Turmeric, or Curcuma longa, has a history of medicinal use that is as deep and rich as its color. Native to India and Indonesia, it has been used for over 5000 years, and is an important medicinal herb in Ayurveda and Traditional Chinese Medicine. In Thailand, you will see it used in cosmetics, you'll find it served in tea in Japan, used as an antiseptic in Malaysia, and added to curries or made into a paste for various skin conditions in India. It has traditionally been used as an anti-inflammatory, as well as in the treatment of a wide range of conditions, including liver disease, menstrual problems, wounds, poor circulation, pain, depression and digestive issues.
I love to turn to Matthew Wood's books when I want to read about a herb from the perspective of a traditional herbalist. In the EarthWise Herbal: A Complete Guide to Old World Medicinal Plants, he explains some of turmeric's effects on the liver and digestive tract: "Curcuma is a stimulant with an affinity to the liver, gallbladder, and digestive tract. As a stimulant to the liver it acts on both the catabolic side, to "purify the blood," and on the anabolic, to create more bile. It is also thought to rebuild damaged hepatic tissue. By increasing the output of bile it promotes gallbladder function, clears intermittent heat and chills, fullness, constriction, heat and pain in the gallbladder region, and jaundice. While increasing bile production it also stimulates digestive secretions and is used as a carminative."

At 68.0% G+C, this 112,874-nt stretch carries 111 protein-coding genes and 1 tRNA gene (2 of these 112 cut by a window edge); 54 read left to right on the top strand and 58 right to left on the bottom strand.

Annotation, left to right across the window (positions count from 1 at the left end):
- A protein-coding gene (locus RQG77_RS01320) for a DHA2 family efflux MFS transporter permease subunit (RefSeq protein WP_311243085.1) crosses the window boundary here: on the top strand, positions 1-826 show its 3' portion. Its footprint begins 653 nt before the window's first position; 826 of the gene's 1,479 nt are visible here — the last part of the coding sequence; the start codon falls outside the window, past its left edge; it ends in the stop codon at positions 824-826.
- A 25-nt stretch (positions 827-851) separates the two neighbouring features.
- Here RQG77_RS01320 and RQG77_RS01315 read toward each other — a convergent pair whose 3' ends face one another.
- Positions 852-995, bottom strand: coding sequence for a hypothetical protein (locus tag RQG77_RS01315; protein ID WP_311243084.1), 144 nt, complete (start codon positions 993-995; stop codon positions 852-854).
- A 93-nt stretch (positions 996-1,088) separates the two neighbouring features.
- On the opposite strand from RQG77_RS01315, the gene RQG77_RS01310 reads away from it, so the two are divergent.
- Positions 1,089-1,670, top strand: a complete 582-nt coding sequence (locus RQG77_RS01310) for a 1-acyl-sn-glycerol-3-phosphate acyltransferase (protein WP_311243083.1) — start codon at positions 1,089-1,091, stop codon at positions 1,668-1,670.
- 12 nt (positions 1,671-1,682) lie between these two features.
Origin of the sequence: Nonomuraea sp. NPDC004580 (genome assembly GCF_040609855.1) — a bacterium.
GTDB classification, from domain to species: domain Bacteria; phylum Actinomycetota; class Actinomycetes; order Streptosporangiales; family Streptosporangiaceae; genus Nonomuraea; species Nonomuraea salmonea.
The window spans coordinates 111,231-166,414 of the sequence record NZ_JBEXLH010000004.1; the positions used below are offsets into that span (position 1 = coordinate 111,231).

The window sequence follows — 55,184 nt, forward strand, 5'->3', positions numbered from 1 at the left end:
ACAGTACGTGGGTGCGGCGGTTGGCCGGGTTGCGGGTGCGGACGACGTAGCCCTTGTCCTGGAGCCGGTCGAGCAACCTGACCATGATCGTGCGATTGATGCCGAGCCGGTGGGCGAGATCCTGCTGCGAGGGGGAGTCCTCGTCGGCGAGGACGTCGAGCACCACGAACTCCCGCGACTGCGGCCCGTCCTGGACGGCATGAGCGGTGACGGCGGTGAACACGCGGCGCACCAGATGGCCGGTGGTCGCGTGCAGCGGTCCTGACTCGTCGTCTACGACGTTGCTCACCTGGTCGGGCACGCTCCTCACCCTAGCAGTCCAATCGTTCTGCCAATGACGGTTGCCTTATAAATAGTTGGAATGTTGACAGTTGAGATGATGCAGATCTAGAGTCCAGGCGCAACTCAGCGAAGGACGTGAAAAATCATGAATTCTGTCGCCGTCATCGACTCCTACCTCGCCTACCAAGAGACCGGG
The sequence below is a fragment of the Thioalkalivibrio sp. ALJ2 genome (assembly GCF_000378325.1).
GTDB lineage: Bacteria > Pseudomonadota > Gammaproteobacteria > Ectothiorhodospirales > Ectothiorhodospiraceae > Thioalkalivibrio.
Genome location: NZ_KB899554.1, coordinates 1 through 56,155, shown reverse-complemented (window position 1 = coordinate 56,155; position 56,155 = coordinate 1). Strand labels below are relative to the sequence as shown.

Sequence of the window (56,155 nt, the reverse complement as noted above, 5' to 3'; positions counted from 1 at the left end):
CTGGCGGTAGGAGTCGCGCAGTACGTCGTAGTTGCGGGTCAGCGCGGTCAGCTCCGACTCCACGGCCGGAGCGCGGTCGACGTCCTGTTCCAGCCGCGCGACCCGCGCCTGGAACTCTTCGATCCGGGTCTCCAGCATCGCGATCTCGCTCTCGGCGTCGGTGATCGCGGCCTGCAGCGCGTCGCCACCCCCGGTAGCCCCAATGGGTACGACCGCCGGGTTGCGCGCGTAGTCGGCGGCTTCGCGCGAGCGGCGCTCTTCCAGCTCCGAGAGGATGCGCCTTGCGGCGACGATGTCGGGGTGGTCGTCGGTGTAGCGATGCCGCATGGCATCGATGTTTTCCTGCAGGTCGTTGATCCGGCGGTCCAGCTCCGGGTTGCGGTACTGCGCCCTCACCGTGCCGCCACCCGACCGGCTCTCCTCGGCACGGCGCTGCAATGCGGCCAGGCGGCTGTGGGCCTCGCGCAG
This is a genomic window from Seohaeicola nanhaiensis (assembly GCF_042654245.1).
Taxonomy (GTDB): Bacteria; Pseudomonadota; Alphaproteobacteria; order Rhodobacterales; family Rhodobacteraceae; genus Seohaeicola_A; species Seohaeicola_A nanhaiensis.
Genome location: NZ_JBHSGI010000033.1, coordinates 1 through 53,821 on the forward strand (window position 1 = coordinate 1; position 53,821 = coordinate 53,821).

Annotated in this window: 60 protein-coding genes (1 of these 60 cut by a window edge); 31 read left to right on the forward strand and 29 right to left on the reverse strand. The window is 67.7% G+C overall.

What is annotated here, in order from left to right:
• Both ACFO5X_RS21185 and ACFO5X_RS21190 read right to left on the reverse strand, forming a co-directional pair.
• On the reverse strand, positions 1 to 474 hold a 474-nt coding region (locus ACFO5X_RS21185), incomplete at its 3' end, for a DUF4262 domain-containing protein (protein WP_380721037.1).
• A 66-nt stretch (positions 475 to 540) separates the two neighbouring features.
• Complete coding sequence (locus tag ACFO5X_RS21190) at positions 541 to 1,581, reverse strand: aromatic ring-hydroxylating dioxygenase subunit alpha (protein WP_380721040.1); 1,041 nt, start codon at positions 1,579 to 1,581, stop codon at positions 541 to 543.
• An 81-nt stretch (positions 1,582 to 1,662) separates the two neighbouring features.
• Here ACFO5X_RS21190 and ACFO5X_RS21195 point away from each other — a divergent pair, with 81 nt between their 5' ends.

Looking back at historical uses of a medicinal plant, as well as turning to the wisdom of the herbalist traditions is a great way to start learning about it. To take it a step further, it's good idea to also take a look at the research that has been conducted (and as a naturopathic doctor, I love delving into the research). There are 1000's of research studies that have been done on turmeric, particularly one of its most active constituents, curcumin. In fact it was curcumin that catapulted turmeric into the Western medical limelight, especially as its unique anti-cancer effects were uncovered.
Multiple studies show curcumin's anti-inflammatory effects. We now know that inflammation is implicated as an underlying factor so many chronic diseases, so it's no wonder that turmeric can be a beneficial add-on in the treatment and/or prevention of many chronic conditions. Also, unlike some well known pharmaceutical anti-inflammatory agents, turmeric has been shown to work on almost all of the known inflammatory pathways (not just one or two!).
There is so much research to shift through, but I wanted to highlight a few human studies (as opposed to animal or in vitro studies), to give you a sense of some of the wide-reaching health benefits of this deep yellow spice. Below, I will highlight 4 different conditions that science has shown can benefit from the use of this golden medicine (consider this list illustrative, and far from exhaustive).
4 evidence based uses of turmeric or curcumin EXTRACT
1. Inflammatory Bowel Disease (IBD)
Lower rates of relapse were found in a study of patients with quiescent ulcerative colitis given sulfasalazine medications along with 2g of curcumin a day, compared with patients with ulcerative colitis given sulfasalazine medications alone. In another randomized, placebo-controlled, double blind study, patients with active mild-moderate ulcerative colitis given curcumin with mesalamine, had greater rates of remission than those given mesalamine with placebo.